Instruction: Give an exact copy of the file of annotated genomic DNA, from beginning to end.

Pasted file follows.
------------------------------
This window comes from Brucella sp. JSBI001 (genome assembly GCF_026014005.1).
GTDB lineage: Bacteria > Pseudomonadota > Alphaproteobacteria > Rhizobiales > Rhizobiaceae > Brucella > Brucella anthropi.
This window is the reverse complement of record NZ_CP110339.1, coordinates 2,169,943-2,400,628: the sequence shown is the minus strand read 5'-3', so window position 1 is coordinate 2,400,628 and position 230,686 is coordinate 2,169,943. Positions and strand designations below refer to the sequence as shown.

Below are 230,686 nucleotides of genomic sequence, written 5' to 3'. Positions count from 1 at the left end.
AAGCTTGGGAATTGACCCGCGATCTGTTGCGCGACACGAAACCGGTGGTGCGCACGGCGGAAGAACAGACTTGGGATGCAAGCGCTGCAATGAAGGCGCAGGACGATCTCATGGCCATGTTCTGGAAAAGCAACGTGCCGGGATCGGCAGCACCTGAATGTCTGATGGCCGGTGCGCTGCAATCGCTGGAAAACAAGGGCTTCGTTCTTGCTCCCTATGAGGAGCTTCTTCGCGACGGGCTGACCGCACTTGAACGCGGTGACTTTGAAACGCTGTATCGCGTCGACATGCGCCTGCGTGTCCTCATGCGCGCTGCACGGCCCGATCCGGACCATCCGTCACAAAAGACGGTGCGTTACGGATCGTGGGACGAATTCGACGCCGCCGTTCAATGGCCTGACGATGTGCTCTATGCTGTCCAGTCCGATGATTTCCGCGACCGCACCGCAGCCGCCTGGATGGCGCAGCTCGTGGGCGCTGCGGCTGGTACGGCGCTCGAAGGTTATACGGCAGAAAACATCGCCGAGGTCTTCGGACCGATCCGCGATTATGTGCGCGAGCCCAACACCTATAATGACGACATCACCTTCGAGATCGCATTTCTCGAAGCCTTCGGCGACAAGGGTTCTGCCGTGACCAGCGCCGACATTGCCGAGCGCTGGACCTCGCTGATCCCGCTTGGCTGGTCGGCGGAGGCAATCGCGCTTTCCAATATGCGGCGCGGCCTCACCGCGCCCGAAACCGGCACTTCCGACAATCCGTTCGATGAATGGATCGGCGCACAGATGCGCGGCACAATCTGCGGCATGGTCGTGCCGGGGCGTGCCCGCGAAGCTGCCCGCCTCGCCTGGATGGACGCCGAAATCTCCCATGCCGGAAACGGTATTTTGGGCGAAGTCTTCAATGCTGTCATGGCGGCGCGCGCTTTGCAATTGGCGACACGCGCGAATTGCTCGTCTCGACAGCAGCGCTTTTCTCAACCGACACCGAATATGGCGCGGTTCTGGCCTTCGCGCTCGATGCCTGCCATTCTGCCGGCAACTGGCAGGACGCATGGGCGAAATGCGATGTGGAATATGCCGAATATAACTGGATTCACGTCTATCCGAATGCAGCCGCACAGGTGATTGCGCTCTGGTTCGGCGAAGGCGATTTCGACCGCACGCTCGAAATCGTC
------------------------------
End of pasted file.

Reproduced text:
This window comes from Brucella sp. JSBI001 (genome assembly GCF_026014005.1).
GTDB lineage: Bacteria > Pseudomonadota > Alphaproteobacteria > Rhizobiales > Rhizobiaceae > Brucella > Brucella anthropi.
This window is the reverse complement of record NZ_CP110339.1, coordinates 2,169,943-2,400,628: the sequence shown is the minus strand read 5'-3', so window position 1 is coordinate 2,400,628 and position 230,686 is coordinate 2,169,943. Positions and strand designations below refer to the sequence as shown.

Below are 230,686 nucleotides of genomic sequence, written 5' to 3'. Positions count from 1 at the left end.
AAGCTTGGGAATTGACCCGCGATCTGTTGCGCGACACGAAACCGGTGGTGCGCACGGCGGAAGAACAGACTTGGGATGCAAGCGCTGCAATGAAGGCGCAGGACGATCTCATGGCCATGTTCTGGAAAAGCAACGTGCCGGGATCGGCAGCACCTGAATGTCTGATGGCCGGTGCGCTGCAATCGCTGGAAAACAAGGGCTTCGTTCTTGCTCCCTATGAGGAGCTTCTTCGCGACGGGCTGACCGCACTTGAACGCGGTGACTTTGAAACGCTGTATCGCGTCGACATGCGCCTGCGTGTCCTCATGCGCGCTGCACGGCCCGATCCGGACCATCCGTCACAAAAGACGGTGCGTTACGGATCGTGGGACGAATTCGACGCCGCCGTTCAATGGCCTGACGATGTGCTCTATGCTGTCCAGTCCGATGATTTCCGCGACCGCACCGCAGCCGCCTGGATGGCGCAGCTCGTGGGCGCTGCGGCTGGTACGGCGCTCGAAGGTTATACGGCAGAAAACATCGCCGAGGTCTTCGGACCGATCCGCGATTATGTGCGCGAGCCCAACACCTATAATGACGACATCACCTTCGAGATCGCATTTCTCGAAGCCTTCGGCGACAAGGGTTCTGCCGTGACCAGCGCCGACATTGCCGAGCGCTGGACCTCGCTGATCCCGCTTGGCTGGTCGGCGGAGGCAATCGCGCTTTCCAATATGCGGCGCGGCCTCACCGCGCCCGAAACCGGCACTTCCGACAATCCGTTCGATGAATGGATCGGCGCACAGATGCGCGGCACAATCTGCGGCATGGTCGTGCCGGGGCGTGCCCGCGAAGCTGCCCGCCTCGCCTGGATGGACGCCGAAATCTCCCATGCCGGAAACGGTATTTTGGGCGAAGTCTTCAATGCTGTCATGGCGGCGCGCGCTTTGCAATTGGCGACACGCGCGAATTGCTCGTCTCGACAGCAGCGCTTTTCTCAACCGACACCGAATATGGCGCGGTTCTGGCCTTCGCGCTCGATGCCTGCCATTCTGCCGGCAACTGGCAGGACGCATGGGCGAAATGCGATGTGGAATATGCCGAATATAACTGGATTCACGTCTATCCGAATGCAGCCGCACAGGTGATTGCGCTCTGGTTCGGCGAAGGCGATTTCGACCGCACGCTCGAAATCGTC